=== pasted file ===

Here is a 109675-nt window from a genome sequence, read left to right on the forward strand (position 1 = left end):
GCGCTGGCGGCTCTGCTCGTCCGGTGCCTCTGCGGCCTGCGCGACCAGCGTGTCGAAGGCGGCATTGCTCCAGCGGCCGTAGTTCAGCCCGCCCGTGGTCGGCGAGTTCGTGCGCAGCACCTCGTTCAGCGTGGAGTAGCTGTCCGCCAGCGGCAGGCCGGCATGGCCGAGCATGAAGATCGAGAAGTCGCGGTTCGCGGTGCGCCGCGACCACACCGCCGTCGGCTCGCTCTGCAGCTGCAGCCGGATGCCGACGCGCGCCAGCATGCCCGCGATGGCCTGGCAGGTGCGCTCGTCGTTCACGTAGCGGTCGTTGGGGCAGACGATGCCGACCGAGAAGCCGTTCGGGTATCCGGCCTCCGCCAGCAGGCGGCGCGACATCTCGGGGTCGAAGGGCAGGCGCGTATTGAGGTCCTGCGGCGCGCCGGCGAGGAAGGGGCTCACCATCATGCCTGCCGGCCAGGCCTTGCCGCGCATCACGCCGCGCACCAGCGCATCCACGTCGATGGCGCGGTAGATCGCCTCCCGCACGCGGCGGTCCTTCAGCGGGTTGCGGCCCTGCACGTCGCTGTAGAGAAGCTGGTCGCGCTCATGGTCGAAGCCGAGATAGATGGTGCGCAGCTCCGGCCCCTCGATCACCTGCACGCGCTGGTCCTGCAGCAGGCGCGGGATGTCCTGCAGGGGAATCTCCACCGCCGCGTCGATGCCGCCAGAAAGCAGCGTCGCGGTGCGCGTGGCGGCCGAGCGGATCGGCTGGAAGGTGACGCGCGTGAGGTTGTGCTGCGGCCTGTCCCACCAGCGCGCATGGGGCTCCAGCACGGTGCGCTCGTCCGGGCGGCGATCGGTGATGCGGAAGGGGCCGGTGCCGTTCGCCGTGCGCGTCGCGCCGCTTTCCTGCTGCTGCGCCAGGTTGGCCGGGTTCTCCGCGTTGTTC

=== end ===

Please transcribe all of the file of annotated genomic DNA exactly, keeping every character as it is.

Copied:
Here is a 109675-nt window from a genome sequence, read left to right on the forward strand (position 1 = left end):
GCGCTGGCGGCTCTGCTCGTCCGGTGCCTCTGCGGCCTGCGCGACCAGCGTGTCGAAGGCGGCATTGCTCCAGCGGCCGTAGTTCAGCCCGCCCGTGGTCGGCGAGTTCGTGCGCAGCACCTCGTTCAGCGTGGAGTAGCTGTCCGCCAGCGGCAGGCCGGCATGGCCGAGCATGAAGATCGAGAAGTCGCGGTTCGCGGTGCGCCGCGACCACACCGCCGTCGGCTCGCTCTGCAGCTGCAGCCGGATGCCGACGCGCGCCAGCATGCCCGCGATGGCCTGGCAGGTGCGCTCGTCGTTCACGTAGCGGTCGTTGGGGCAGACGATGCCGACCGAGAAGCCGTTCGGGTATCCGGCCTCCGCCAGCAGGCGGCGCGACATCTCGGGGTCGAAGGGCAGGCGCGTATTGAGGTCCTGCGGCGCGCCGGCGAGGAAGGGGCTCACCATCATGCCTGCCGGCCAGGCCTTGCCGCGCATCACGCCGCGCACCAGCGCATCCACGTCGATGGCGCGGTAGATCGCCTCCCGCACGCGGCGGTCCTTCAGCGGGTTGCGGCCCTGCACGTCGCTGTAGAGAAGCTGGTCGCGCTCATGGTCGAAGCCGAGATAGATGGTGCGCAGCTCCGGCCCCTCGATCACCTGCACGCGCTGGTCCTGCAGCAGGCGCGGGATGTCCTGCAGGGGAATCTCCACCGCCGCGTCGATGCCGCCAGAAAGCAGCGTCGCGGTGCGCGTGGCGGCCGAGCGGATCGGCTGGAAGGTGACGCGCGTGAGGTTGTGCTGCGGCCTGTCCCACCAGCGCGCATGGGGCTCCAGCACGGTGCGCTCGTCCGGGCGGCGATCGGTGATGCGGAAGGGGCCGGTGCCGTTCGCCGTGCGCGTCGCGCCGCTTTCCTGCTGCTGCGCCAGGTTGGCCGGGTTCTCCGCGTTGTTC